Path: README.txt
Last Update: Fri Oct 02 09:09:19 -0700 2009



Yeah yeah yeah. Why in heaven‘s name do we need yet another command-line parser? Well, OptionParser is all well and good[1], but doesn‘t grease the skids as much as I‘d like. Simple things should be dead simple (1 LOC), and more flexibility is there if you need it.



You like command-line parsing, but you hate all of the bloat. Why should you have to create a Hash, then create a parser, fill the Hash out then throw the parser away (unless you want to print out a usage message) and deal with a Hash? Why, for Pete‘s sake, should the parser and the parsed values be handled by two different objects?

Introducing Clip


And it goes a little something like this…

  require "rubygems"
  require "clip"

  options = Clip do |p|
    p.optional 's', 'server', :desc => 'The server name', :default => 'localhost'
    p.optional 'p', 'port', :desc => 'The port', :default => 8080 do |v|
      v.to_i # always deal with integers
    p.required 'f', 'files', :multi => true, :desc => 'Files to send' do |files|
      files.each do |f|
        raise("unable to read file #{f}") unless File::readable? f
    p.flag 'v', 'verbose', :desc => 'Make it chatty'

  if options.valid?
    if options.verbose?
      puts options.server if options.server?
      puts options.port
      puts 'files:'
      options.files.each do |f|
        puts "\t#{f}"
    # print error message(s) and usage
    $stderr.puts options.to_s

The names of the options and flags that you declare in the block are accessible as methods on the returned object, reducing the amount of objects you have to deal with when you‘re parsing command-line parameters.

You can optionally process parsed arguments by passing a block to the required or optional methods which will set the value of the option to the result of the block. The block will receive the parsed value and should return whatever transformed value that is appropriate to your use case. If the passed value fails validation you can raise an error which will be reported correctly.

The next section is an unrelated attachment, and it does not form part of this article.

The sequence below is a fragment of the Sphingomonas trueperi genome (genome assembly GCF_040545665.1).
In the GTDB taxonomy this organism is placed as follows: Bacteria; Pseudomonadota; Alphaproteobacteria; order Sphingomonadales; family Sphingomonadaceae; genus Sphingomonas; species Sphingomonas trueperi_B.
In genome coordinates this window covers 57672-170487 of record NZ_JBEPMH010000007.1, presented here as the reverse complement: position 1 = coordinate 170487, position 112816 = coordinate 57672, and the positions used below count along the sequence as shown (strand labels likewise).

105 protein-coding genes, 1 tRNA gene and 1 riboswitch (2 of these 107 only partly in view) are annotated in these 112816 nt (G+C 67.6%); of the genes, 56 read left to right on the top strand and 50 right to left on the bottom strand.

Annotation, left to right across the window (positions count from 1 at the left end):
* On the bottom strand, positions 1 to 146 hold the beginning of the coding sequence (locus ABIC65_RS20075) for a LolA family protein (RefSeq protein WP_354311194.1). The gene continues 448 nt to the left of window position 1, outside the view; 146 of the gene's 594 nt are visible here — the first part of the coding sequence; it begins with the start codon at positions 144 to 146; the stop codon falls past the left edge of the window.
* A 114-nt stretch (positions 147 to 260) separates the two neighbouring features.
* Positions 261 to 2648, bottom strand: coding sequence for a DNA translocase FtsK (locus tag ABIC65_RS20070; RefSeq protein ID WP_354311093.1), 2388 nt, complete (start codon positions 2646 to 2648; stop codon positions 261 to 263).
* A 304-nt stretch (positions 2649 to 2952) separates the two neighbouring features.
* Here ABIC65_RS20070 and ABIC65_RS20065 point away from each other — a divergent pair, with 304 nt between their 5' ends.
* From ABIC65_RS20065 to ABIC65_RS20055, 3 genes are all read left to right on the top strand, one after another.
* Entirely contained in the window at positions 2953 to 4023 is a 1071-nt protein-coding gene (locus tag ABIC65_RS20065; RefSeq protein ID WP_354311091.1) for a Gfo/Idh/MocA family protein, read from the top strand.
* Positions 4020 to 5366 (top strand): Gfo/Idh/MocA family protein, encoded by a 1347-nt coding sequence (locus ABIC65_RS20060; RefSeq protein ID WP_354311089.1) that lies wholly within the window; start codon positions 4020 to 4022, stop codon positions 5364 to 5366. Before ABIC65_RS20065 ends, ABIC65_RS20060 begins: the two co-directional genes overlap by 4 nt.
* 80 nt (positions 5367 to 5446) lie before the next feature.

Simply invoking the to_s method on a parser instance will dump both the correct usage and any errors encountered during parsing. No need for you to manage the state of what‘s required and what isn‘t by yourself. Also, ’—help’ and ’-h’ will automatically trigger Clip to dump out usage and exit.

Sometimes you have additional arguments you need to process that don‘t require a named option or flag. Whatever remains on the command line that doesn‘t fit either a flag or an option/value pair will be made available via the remainder method of the returned object.

Sometimes even passing a block is overkill. Say you want to grab just a hash from a set of name/value argument pairs provided:

  $ my_clip_script subcommand -c config.yml # Allows:
  Clip.hash == { 'c' => 'config.yml' }

  $ my_clip_script -c config.yml --mode optimistic # Allows:
   Clip.hash == { 'c' => 'config.yml', 'mode' => 'optimistic' }